3. Hurray on scripting. Hopefully that means all titles - Photo, Designer, Publisher (coming). I'm currently only using Photo, and that is where I would most like to see scripting. I personally don't really care which language. Most people savvy enough to even know what a programming language is and to want scripting should also be smart enough to adapt their programming skills to use whatever language is provided, as long as there is a thorough document somewhere describing all the available functions. Scripting is one of the things holding me back from regular use of Affinity Photo. For most regular purposes it holds its own. Though I am capable of fully utilizing all the features, lately I find myself using photo programs mostly for repetitive tasks such as resizing and otherwise processing a batch of photos. Reason being, I have been doing web work, and that requires a lot of that type of activity. Currently Affinity has no place in that particular workflow because who in the world wants to apply the same functions to hundreds or thousands of images? No one has time for that. Macro recording doesn't cut it because some tasks require a bit of adaptation based on a particular image context, so a canned recording won't work. For example, I need to resize every image within a folder so the "short side" is 500 pixels. The short side might be the width or the height depending on the orientation/aspect ratio, so a macro can't cover this situation. This need could also be accommodated by updating the resize dialog in Affinity Photo, and this really should be done because it has the weakest resize dialog of all programs currently. Corel PaintShop Pro and Irfanview both have a "resize by side" which includes shortest side, longest side, fit to defined box, and a host of other intelligent resizing options. This would be cinch for developers to add too because they are just zippy calculations, letting the "other dimension" float up and down based on a locked aspect. SUPER EASY additions, probably a day's work for a developer since all the resize and aspect locking logic is already there (maybe longer than a day to get the ui team involved so it looks nice ). Even so, this and a million other things should also be possible via a scripting language because scenarios get far more complex for power users. Another benefit of scripting is to be able to stack all sorts of operations or only run them based on programmatic cases, if statements and so on. My simple scenario requires me to resize the shortest side to 1000, 500, 250 and 125 pixels (because in web, you often have the same image resized to several different sizes for different displays, thumbnails, etc), but to also make sure the first never has a dimension in either direction above 5000 pixels (possible on panoramas). I want to do all that in ONE step, not several. A few days ago I was quite easily able to write a Python script for Corel Paintshop Pro to do just that even though I have never touched Python code before. Opening a well-documented sample script that cycled through every image in a folder, it was pretty easy to start writing my own code. After each resize, it runs a "revert" command so the next resize is always running off the original resolution and the least "lossy" situation occurs with image data. Anyway, it would be exciting to see Affinity Photo add this feature, and again I don't give a rip which language is chosen. As a web designer/developer, JS is by far the best choice since everyone and their uncle knows it already. The primary thing of importance for me is to access every single function in every menu and tool via a line of code, and to be able to set every single option available in those dialogs through code. Another feature that is ideal is to be able to still record a "macro", but then be able to save that as an editable script (say JS). Then you should be able to edit that script with logic changes. This is how Corel Paintshop Pro goes about it. This way you could have a save/export step in your macro, something that is more easily done by physically clicking on buttons and recording in a macro. But then you could edit that saved macro and see all those options and change little "fiddly bits" in the code (love that British expression). The other very important feature is to be able to cycle through files in a folder, and NOT only via a file select batch feature on the file menu. Its far faster and more convenient to run a script routinely on a folder where you have been dropping files for processing instead of manually choosing them in a dialog all the time. Because Corel Paintshop Pro has been doing scripting for quite a while, there is a big community of people discussing that stuff on their forums. I read quite a bit of it, and there are a lot of advanced scenarios that people who use scripting will wish to see. Writing all of them here would be way too huge a wall of text... and my post is already that. There is a user on their forums LeviFiction who is something of a scripting expert, and he could definitely have some pointers to developers on what users like to be able to do via scripting.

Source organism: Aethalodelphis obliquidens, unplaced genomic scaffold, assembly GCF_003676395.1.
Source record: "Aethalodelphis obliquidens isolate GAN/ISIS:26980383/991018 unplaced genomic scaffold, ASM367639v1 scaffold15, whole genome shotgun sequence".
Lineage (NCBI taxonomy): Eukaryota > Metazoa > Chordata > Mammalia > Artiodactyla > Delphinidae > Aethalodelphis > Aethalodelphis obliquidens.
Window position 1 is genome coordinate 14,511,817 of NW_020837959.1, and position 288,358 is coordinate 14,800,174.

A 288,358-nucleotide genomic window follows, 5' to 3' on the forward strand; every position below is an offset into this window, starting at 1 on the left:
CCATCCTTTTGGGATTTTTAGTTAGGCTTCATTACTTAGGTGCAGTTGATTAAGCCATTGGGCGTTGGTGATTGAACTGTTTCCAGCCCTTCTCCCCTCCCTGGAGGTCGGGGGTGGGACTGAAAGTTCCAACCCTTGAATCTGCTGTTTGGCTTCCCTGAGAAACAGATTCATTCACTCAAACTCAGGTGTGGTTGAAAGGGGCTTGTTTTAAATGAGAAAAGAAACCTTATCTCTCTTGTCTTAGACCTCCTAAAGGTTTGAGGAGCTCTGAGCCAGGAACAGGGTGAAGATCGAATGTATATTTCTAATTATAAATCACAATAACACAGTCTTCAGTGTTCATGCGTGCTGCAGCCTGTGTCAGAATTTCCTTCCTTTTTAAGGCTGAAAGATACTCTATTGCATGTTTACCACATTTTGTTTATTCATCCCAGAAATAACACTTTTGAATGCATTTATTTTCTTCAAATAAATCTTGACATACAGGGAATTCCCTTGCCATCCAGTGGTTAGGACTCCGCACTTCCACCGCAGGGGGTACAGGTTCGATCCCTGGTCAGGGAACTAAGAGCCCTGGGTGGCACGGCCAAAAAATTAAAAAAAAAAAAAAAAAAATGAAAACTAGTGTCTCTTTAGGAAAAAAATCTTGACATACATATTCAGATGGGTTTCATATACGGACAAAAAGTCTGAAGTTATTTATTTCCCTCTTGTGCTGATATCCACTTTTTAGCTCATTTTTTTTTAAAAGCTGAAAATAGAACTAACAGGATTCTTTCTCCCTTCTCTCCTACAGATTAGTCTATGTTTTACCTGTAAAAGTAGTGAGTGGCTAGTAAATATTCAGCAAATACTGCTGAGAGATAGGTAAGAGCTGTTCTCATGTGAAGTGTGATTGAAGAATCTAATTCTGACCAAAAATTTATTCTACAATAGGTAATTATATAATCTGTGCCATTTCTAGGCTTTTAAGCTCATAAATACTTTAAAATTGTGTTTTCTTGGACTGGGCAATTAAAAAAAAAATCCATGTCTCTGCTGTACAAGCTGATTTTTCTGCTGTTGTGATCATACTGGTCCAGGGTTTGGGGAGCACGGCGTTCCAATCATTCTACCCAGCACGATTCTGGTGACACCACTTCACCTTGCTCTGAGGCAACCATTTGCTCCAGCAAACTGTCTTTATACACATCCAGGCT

4. I thought of that yesterday as well and looked into it - mainly because I was trying to use a SUPER OLD version of Corel Draw, and the documentation said to keep # of fonts to no more than 400. I actually had over 2000 installed! I know, sounds crazy, but it has absolutely zero effect on other programs other than a slight increase in their startup time when the banner is visible. GIMP seems to be the program that takes the longest for font-related stuff. But the computer is not at all disabled during that loading time, and it is nowhere near as long as the Affinity problem. Anyway, I went to the trouble of deleting TONs of fonts. I got my number down to less than 400 installed. The vast decrease in # of fonts made very little if any noticeable difference for the Affinity load up problem. The Usermode Font Driver Host task still hangs around for about 15 minutes, drastically slowing down the whole computer during that time. off-topic rampling... Only reason I was trying to install my ancient version of Corel Draw is because I have been going through old art, and some of my original files are in Corel formats that I can't otherwise open. Corel is still great, and I have the latest version of Paintshop Pro which is generally my program of choice since I don't care to spend stupid amounts of money for an ongoing Photoshop subscription (though I have it at work). If Affinity adds a few more features in the lacking areas it could overtake Paintshop Pro as my default at home program. There are a few things I will use Affinity for now that Serif stopped ignoring tons of users' requests (including mine) for large file support which was previously a problem in PhotoPlus. "Why would you need to open files that large?" = wrong answer since every other program including freeware 32-bit Irfanview can open huge files! Big red buzzer noise fail! Working on huge panoramas exported from Hugin was previously impossible in PhotoPlus. I haven't tried in Affinity yet, but I assume that problem has finally been addressed in the 64 bit age. Affinity's mesh warp has long been the industry leader, far superior to even Photoshop's implementation due to the source and destination feature which is the only way to go. Allows for setting the whole thing up before applying instead of moving single nodes clumsily, with wavy line crap results. Plus, the ability to add nodes anywhere, lining up with exact photo features.... um all other ways suck in comparison! Most other programs just have the ability to increase or decrease the spacing of the grid (like columns and rows) which is absolutely worthless for any purpose under the sun because the points don't line up with features in the photos, and all the other adjacent points have to be moved manually unless you only want one crap grid point to move (never the case). It's always that ou want the "rest of the image" to fill in available space, proportionally stretching, just like Affinity allows with arbitrary node adding anywhere within the mesh box. Again Affinity's mesh warp has all others beat by light-years without any debate. Everyone else is trying to make wheels while Affinity is in Star Trek age and beyond in that particular area. The only way to travel, all the others are anti-features that have zero value in comparison, like holding a single match next to a bonfire, comparing brightness. Being able to set a mesh warp line in an arbitrary position on a huge panorama - along the horizon line which often gets messed up for example... can't be done in any other program that I'm aware of (though maybe Photoshop finally got their crap together for that, I haven't tried it in Creative Cloud recently). I also haven't tried the HDR merge in Affinity yet. Previously in PhotoPlus it left much to be desired, and I currently use Corel Photopaint for that because it works how I like. I'll eventually give Affinity a try to see if it's any better than PhotoPlus used to be. PhotoPlus also was severely lacking in the color adjustment department compared to other like software, so I'll eventually check that out in Affinity too. Affinity needs to make some serious improvements to some of the batch and script recording stuff for me to use it for that. Not being able to resize by short or long side like both Irfanview and Corel Paintshop Pro have makes it completely useless for resizing for specific aspect ratios and dimensions. Any developer could add that feature in a day tops. Super easy coding. The logic is already there via the ratio lock... just allow setting by the short or long side. Then resizing for batch processing purposes would be night and day improved for stuff like processing for web grids and other situations that require consistent sizing via one side or the other. Basically, just copy some of the stuff in the FREE Irfanview batch processing, and you'll be an industry winner. Not even Photoshop has the best batch processing paradigm. Irfanview beats even Photoshop in some specific areas.